EVIDENCE PROVIDED BY ANCIENT ROADS
In the vicinity of the Tilaurakot’s fortified area, Mishra unearthed ancient roads dating as far back as 7th – 6th century BC. The roads were very wide and paved with bricks and brickbats. Some roads have stone edging on both sides. Very interestingly, some roads have eight inches soling – under layers – made from iron slag. Such an improved road transport in the vicinity indicates that Tilaurakot was a very important hub indeed.
EVIDENCE PROVIDED BY LOCATION OF RIVER
Based on the early Buddhist sources, the capital of Kapilvastu was near the Banganga River. From Tilaurakot, one can see the Banganga River in the distance. It supplied the water for Tilaurakot’s moats. There are no rivers in the vicinity of Piprahawa.
EVIDENCE PROVIDED BY ARCHEOLOGICAL EXCAVATIONS
Well over a century of archeological digs conducted in Tilaurakot fulfill all the conditions described by ancient texts. Renowned archeologists include Dr. A. Fuhrer (1897), P. C. Mukherji (1899), Debala Mitra (1962), Tarananda Mishra (1967-72), Babu Krishna Rijal (1972-73) and a joint team from Rissho University of Japan DoA, Nepal (1967-77). More current digs also have been conducted wherein the vestiges of the fortification walls, moats, palaces, stupas, temples, viharas, (monasteries), ponds and guardrooms have been revealed further solidifying Tilaurakot as the home of a great king.
In the spring of 2016, Robin Coningham, the chief archaeologist, announced the findings of his three-year excavation project in Tilaurakot. He said the ancient infrastructure he unearthed could be at least 2,800 years old.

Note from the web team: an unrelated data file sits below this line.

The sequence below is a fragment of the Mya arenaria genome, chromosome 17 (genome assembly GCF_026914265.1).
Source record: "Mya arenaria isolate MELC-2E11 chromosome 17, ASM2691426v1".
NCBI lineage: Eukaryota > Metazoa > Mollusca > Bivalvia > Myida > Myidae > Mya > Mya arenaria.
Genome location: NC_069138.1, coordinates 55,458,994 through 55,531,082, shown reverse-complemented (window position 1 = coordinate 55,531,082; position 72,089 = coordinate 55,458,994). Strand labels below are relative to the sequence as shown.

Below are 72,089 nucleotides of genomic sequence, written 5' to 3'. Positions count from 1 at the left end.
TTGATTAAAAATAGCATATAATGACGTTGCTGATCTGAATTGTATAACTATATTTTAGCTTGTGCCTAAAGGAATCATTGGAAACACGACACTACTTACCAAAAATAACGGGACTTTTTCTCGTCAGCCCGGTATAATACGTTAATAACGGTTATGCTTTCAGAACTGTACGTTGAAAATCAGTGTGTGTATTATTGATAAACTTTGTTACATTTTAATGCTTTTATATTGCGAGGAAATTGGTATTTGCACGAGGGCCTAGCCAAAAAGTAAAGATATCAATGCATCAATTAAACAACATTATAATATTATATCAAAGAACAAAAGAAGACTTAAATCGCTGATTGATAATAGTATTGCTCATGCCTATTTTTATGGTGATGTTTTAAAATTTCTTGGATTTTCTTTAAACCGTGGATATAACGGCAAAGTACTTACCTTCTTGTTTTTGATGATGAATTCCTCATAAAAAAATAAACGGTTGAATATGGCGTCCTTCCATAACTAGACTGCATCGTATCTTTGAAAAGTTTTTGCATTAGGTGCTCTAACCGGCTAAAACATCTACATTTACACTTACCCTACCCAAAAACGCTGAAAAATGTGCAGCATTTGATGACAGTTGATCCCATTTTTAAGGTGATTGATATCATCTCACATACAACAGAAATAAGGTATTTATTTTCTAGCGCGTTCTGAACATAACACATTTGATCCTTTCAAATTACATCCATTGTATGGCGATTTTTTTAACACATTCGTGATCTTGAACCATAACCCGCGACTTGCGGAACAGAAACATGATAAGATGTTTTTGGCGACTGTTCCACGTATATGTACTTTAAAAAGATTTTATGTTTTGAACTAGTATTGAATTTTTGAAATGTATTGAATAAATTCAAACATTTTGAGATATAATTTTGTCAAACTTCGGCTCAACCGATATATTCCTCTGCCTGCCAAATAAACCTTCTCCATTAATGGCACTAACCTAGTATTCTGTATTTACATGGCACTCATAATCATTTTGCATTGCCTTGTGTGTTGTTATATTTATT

Coningham’s team was comprised of 10 professors from Stirling University and Durham University of the United Kingdom, two UNESCO consultants, five experts from Nepal’s Department of Archeology, four people from the Lumbini Development Trust, and a handful of students.
What they found was astounding: the remnants of houses, roads, walls surrounding the palace grounds, extended palace infrastructure, guardhouses, and the east and west entry gates into the widespread grounds.
More digging will resume in January 2017.
For Buddhists, the Eastern Gate of Tilaurakot is of particular significance. This is the gate from where Prince Siddhartha, at the age of twenty-nine, rode away in a chariot pulled by his favorite horse, Kanthaka. By his side was Chhanna, his charioteer.
After crossing the Anoma River, Siddhartha shaved his head and formally entered the world of monkshood, leaving the world of luxury forever. From here on out, he would walk. He sent Chhanna and Kanthaka back home.
According to Buddhist tradition, Kanthaka had a sole purpose to accomplish: to usher the future Buddha into the real world of human suffering. Just before Kanthaka and Chhanna arrived back at the eastern gate of Tilaurakot, the horse died of exhaustion. A stupa was built in his honor and you can still make out the mound from the eastern gate.
There is a great deal more evidence to be found at the Lumbini Development Trust’s website: